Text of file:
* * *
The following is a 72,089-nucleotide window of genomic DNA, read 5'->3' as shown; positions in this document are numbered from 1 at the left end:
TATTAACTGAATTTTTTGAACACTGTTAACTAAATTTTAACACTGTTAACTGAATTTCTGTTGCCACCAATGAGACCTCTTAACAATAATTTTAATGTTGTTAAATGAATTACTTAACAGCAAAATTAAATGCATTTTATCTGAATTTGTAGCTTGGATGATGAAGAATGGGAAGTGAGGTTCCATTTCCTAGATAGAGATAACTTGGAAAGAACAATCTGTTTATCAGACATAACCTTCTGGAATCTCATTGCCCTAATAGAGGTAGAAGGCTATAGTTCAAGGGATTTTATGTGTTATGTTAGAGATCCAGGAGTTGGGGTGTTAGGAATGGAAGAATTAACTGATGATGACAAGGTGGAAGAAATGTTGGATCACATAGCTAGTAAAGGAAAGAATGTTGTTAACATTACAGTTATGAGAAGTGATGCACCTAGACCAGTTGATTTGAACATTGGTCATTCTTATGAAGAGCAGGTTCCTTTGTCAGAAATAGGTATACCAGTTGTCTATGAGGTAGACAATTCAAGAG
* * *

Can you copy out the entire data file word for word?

The following is a 72,089-nucleotide window of genomic DNA, read 5'->3' as shown; positions in this document are numbered from 1 at the left end:
TATTAACTGAATTTTTTGAACACTGTTAACTAAATTTTAACACTGTTAACTGAATTTCTGTTGCCACCAATGAGACCTCTTAACAATAATTTTAATGTTGTTAAATGAATTACTTAACAGCAAAATTAAATGCATTTTATCTGAATTTGTAGCTTGGATGATGAAGAATGGGAAGTGAGGTTCCATTTCCTAGATAGAGATAACTTGGAAAGAACAATCTGTTTATCAGACATAACCTTCTGGAATCTCATTGCCCTAATAGAGGTAGAAGGCTATAGTTCAAGGGATTTTATGTGTTATGTTAGAGATCCAGGAGTTGGGGTGTTAGGAATGGAAGAATTAACTGATGATGACAAGGTGGAAGAAATGTTGGATCACATAGCTAGTAAAGGAAAGAATGTTGTTAACATTACAGTTATGAGAAGTGATGCACCTAGACCAGTTGATTTGAACATTGGTCATTCTTATGAAGAGCAGGTTCCTTTGTCAGAAATAGGTATACCAGTTGTCTATGAGGTAGACAATTCAAGAG